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This US start-up is here to add a virtual reality touch to Australian tourist sites

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PHOTO CREDIT: Jared Vethaak Photography

The first international start-up to benefit from the Queensland Government’s Advance Queensland Hot DesQ initiative has arrived in the state, selecting QUT Creative Enterprise Australia (CEA) as its host.

Tourism-focused virtual reality (VR) platform, TimeLooper, recently won a $50,000 grant from Hot DesQ to extend its operations to Queensland, following its participation at New York’s TechCrunch Disrupt event in May.

TimeLooper selected CEA from the 13 Queensland Government approved Hosts via the Advance Queensland Hot DesQ program, due to its network strength in the creative tech communities, its link to Queensland University of Technology (QUT) and the facilities available through its extensive networks.

The Hot DesQ initiative is part of the $405 million whole-of-government Advance Queensland agenda providing a suite of programs to support the growth of start-ups and business, and increase innovation activity and venture capital investment.

This Australian-first Hot DesQ program is modelled on successful international programs such as Startup Chile, which has been running since 2010, and the French Tech Ticket launched just last year.

What comes of this partnership?

CEA will host TimeLooper for a six month period, helping the team to connect to the local start-up networks, provide access to mentors and its onsite coworking space, The Coterie, business advice, access to its incubator masterclass program, exposure at Creative3 and other levels of support required to accelerate the growth of the platform.

CEO of QUT Creative Enterprise Australia, Anna Rooke, said, “We are thrilled that TimeLooper has selected CEA as its inaugural Australian host. We are passionate about supporting start-ups in the creative tech space and are excited to help accelerate its development and growth in the APAC market.

“Creative tech is contributing hugely to economies overseas, so we’re looking forward to leveraging the skills and network that TimeLooper will, in return, bring to Queensland, and indeed Australia, through its work in our market,” added Ms Rooke.

Commenting on the relocation to Queensland, COO of TimeLooper, Andrew Feinberg, said: “When considering expansion beyond London and New York, we sought a market with a robust tourism ecosystem, rich pool of talent, and proximity to the booming APAC region.

“Queensland provides each of the above in abundance and the Hot DesQ program does a wonderful job of bringing the pieces together in an attractive manner. Advance Queensland has clearly done its homework in developing a highly compelling value proposition for emerging companies,” added Mr Feinberg.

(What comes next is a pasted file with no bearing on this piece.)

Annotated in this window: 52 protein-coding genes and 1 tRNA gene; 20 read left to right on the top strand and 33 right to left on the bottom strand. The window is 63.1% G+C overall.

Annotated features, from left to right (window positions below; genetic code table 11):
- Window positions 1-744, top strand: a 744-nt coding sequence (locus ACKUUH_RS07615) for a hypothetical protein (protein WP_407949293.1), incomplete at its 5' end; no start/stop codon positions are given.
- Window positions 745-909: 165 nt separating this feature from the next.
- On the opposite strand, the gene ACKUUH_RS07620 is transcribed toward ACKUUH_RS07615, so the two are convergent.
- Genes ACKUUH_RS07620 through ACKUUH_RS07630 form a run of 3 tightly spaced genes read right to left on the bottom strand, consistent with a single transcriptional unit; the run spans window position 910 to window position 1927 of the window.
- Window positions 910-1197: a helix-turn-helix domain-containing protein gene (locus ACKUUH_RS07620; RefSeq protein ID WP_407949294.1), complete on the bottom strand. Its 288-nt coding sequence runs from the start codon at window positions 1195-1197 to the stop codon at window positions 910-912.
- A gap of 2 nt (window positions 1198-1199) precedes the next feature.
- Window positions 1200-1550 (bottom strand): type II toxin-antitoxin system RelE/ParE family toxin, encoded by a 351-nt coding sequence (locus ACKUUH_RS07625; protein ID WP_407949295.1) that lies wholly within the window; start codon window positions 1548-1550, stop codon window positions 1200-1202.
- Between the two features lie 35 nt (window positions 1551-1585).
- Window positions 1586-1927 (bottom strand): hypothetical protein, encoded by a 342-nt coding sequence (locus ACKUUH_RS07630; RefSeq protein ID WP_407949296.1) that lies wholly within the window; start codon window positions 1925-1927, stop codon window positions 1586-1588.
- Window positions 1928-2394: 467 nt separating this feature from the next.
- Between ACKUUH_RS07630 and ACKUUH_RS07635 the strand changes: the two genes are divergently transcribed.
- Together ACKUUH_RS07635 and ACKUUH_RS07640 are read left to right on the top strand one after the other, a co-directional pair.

Prash Lagisetti (Timelooper), Professor Carol Dickenson (Senior Deputy Vice-Chancellor of QUT), Minister Leeanne Enoch (Advance Queensland), Andrew Feinberg (Timelooper), Anna Rooke (CEO of CEA)
Prash Lagisetti (Timelooper), Professor Carol Dickenson (Senior Deputy Vice-Chancellor of QUT), Minister Leeanne Enoch (Advance Queensland), Andrew Feinberg (Timelooper), Anna Rooke (CEO of CEA) PHOTO CREDIT: Jared Vethaak Photography

How exactly does Timelooper work?

The TimeLooper platform enables users to experience and re-live unforgettable moments in history through their smartphones in 3D reality – such as the 1940 London Blitz.

The app is proving to be an ideal travel companion for tourists visiting monumental landmarks around the world, transporting them back through time, from the Great Fire of London to the V-J Day ‘kiss’ in Times Square.

Speaking on the first international startup to arrive in Queensland via the $8 million Hot DesQ program, Innovation Minister, Leeanne Enoch, welcomed TimeLooper to the  so called Startup State.

“TimeLooper’s tourism focus makes them an ideal first recipient of a Hot DesQ grant,” Ms Enoch explained, “Hot DesQ is designed to attract established startups from across the country and around the globe to Queensland to develop their ideas at one of 13 locations right around the state.

“The company’s arrival in Queensland will provide wonderful collaborative opportunities for the state’s tourism sector and this innovative company will inject exciting new talent into Queensland’s dynamic start-up culture.”

“We’ve only just touched down in Queensland but already we’re excited to get out there and see which local heritage sites would create a memorable VR experience. Currently, we’re really interested in scoping out South Bank, Story Bridge and Brisbane Powerhouse as possible locations. Each one has a unique place in Brisbane’s history and we feel could make a perfect contribution to the Timelooper offerings,” Mr Feinberg told Anthill.

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